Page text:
Enjoy!

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Food: Gulrødspølse

Inspired by my many trips to Denmark, and their national fast food the rødpølse, I’ve made my own vegan version, which is tasty AF and a lot cheaper than sourcing the Danish hotdogs! You’ll often see a pølsevogn (or hotdog cart) on most street corners in Copenhagen!

The ristet hotdog is a rødpølse with many toppings. They are quite an experience to eat, trying to not drop it all on the floor is like a national challenge. Good luck, but it’s worth the challenge!

The recipe is similar to my Currywurst one, so feel free to make double the amount for two different Northern European dirty favourites!

Once again, I highly recommend prepping the carrots in advance, they’re dead simple to prepare but it makes all the difference when they’ve had time to marinate.

You’ll need:

  • Two medium sized carrots (per person)
  • 1tbs Smoked paprika,
  • 1 tsp Dijon mustard,
  • 1-2 drops of liquid smoke,
  • 1tbs of cider vinegar,
  • 1tbs of light soy sauce,
  • 1tsp Garlic infused oil
  • 10ml water

Remoulade:

  • 3tbs vegan mayo,
  • 1/4 tsp curry powder,
  • 1 small gherkin, chopped,
  • handful of parsley, chopped,
  • 1tsp Dijon mustard,
  • 1tsp sugar,
  • 1tbs finely chopped onion
  • 2 chopped capers

To serve:

  • Ketchup (the Danes have a special hotdog ketchup, which I got from Scandi Kitchen but regular ketchup will also work)
  • Mustard
  • Handful of crispy fried onions
  • 1 Sandwich gherkin or 3-4 gherkin slices
  • 1tbs of chopped onion

Begin by topping and tailing the carrots and “carving” to make rounded ends, a bit like a wurst or hotdog style sausage. Peel the carrots and simmer in salted water on a medium heat until soft. Don’t over boil because they’ll fall apart and be of no use to anyone! You want the knife to slide through but not disintegrate when you lift them. When they’re done leave them to dry out and cool.

When they’re dry put them in a freezer bag or container to marinate with the paprika, cider vinegar, oil,  liquid smoke, mustard and soy sauce. Leave them to soak up the flavours for 3-4 hours or best, overnight. They’ll keep for a few days in the fridge if you’re making them well in advance.

Remoulade to the Danes is what brown sauce is to Brits or fish sauce is to the Thai, to make this curry infused mayonnaise sauce is rather easy. Simply, add all the ingredients and mix into a creamy, piquant sauce. Once mixed, Set aside.

To cook the hotdogs, simply take them out of the marinade and brown them in a pan, remembering to turn them. Once brown on all sides, they’re ready to load up!

Home your dog in a hotdog bun and top it with all of the toppings. Start with the ketchup, mustard and remoulade. Then the gherkins and the onions.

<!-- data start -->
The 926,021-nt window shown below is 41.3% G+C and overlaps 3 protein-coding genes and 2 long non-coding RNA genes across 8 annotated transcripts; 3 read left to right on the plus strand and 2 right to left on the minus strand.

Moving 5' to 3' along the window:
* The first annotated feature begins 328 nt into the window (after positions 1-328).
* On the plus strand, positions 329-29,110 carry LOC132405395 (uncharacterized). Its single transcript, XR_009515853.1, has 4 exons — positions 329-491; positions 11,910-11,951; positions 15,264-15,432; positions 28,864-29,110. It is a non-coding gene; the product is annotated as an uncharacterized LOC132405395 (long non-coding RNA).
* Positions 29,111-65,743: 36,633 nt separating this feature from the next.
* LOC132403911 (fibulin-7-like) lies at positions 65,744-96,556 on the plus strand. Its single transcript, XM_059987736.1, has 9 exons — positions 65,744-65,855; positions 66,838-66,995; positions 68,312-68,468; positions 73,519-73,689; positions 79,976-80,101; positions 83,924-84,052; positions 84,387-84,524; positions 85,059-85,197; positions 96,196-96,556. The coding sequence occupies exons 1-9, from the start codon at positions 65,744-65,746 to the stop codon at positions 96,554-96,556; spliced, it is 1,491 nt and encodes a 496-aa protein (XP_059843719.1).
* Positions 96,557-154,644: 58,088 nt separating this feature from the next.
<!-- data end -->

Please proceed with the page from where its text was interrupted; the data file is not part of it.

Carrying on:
Serve with some fries or dill potatoes. Traditionally the Danes pair it with chocolate milk (even grown ups!) or a cold bottle of Danish beer like Tuborg.

Velbekommen!

 

Also- If you are in Copenhagen, the D.Ø.P pølsevogn do a cracking vegan hotdog!

 

Food: fishless fishcakes

Vegan /Eating plant based? Missing fish?

Here’s a ‘salmon’ & ‘tuna’ style fishcake recipe for a convincing taste of the sea!

You’ll need:

For the carrot ‘salmon’ & chickpea ‘tuna’:

  • Four medium/large carrots, peeled cut into coins,
  • 1 tin of chickpeas,
  • ½ aquafaba of the chickpeas,
  • 2 tbsp of Nori Flakes/ ½ sheet of Sushi Nori (cut into pieces),
  • 1 tbsp of dried dill,
  • Handful of dill stalks,
  • Salt & pepper,

 

For the carrot & chickpea cakes:

 

  • Zest of ½ a lemon,
  • 2 spring onions, chopped,
  • ½ aquafaba of the chickpeas,
  • Splash of nondairy milk, ( I used Oatly)
  • 1 tsp dill oil (optional),
  • 200g mashed potatoes,
  • Handful of fresh dill, chopped,
  • Juice of ½ a lemon,
  • 100g breadcrumbs,
  • 1 tbsp Oatly fraîche,
  • Salt & pepper,

 

Method:

To begin with the carrot and chickpea ‘fish’ mix, boil the carrots and chickpeas until soft in water mixed with the dried dill, half of the aquafaba, the stalks and seaweed.

Once they’re done, drain and remove the stalks. Mash the mixture until you achieve a flaky consistency. Set aside and leave to cool.

While they’re cooling you can fry the spring onions gently, leave these to cool too.

In a bowl add the carrot & chickpea mixture to the rest of the ingredients bar the other half of the aquafaba and the breadcrumbs. The mashed potatoes can be made up from a handful of potatoes or instant (they need to be cool however). I keep a store of mashed potatoes in the freezer that can be used for different things when needed. I’ve also added dill oil to my mixture, which I bought in Germany a while back. It might be a bit difficult to get hold of over here so that’s entirely optional. The overall purpose is to imbue the cakes with as much sea-like flavour as possible, hence the dill and the seaweed.

After the ingredients are mixed allow the whole thing to cool in the fridge for at least half an hour. Remove from the fridge and form into cakes, put back in the fridge on a tray so they firm up even more.

When you’re ready to crumb, remove the cakes from the fridge. Put the rest of the aquafaba in one bowl and the breadcrumbs in another. Dip both sides of the cakes in the aquafaba, then the breadcrumbs and straight into a lightly oiled frying pan over a medium heat. Fry until golden brown on both sides.

Naturally these are great with fresh steamed greens and new potatoes or you could experiment with adding curry powder or a mix of chilli flakes, lime and a splash of soy for a Thai fishcake alternative. They are great served at a barbecue.

Enjoy!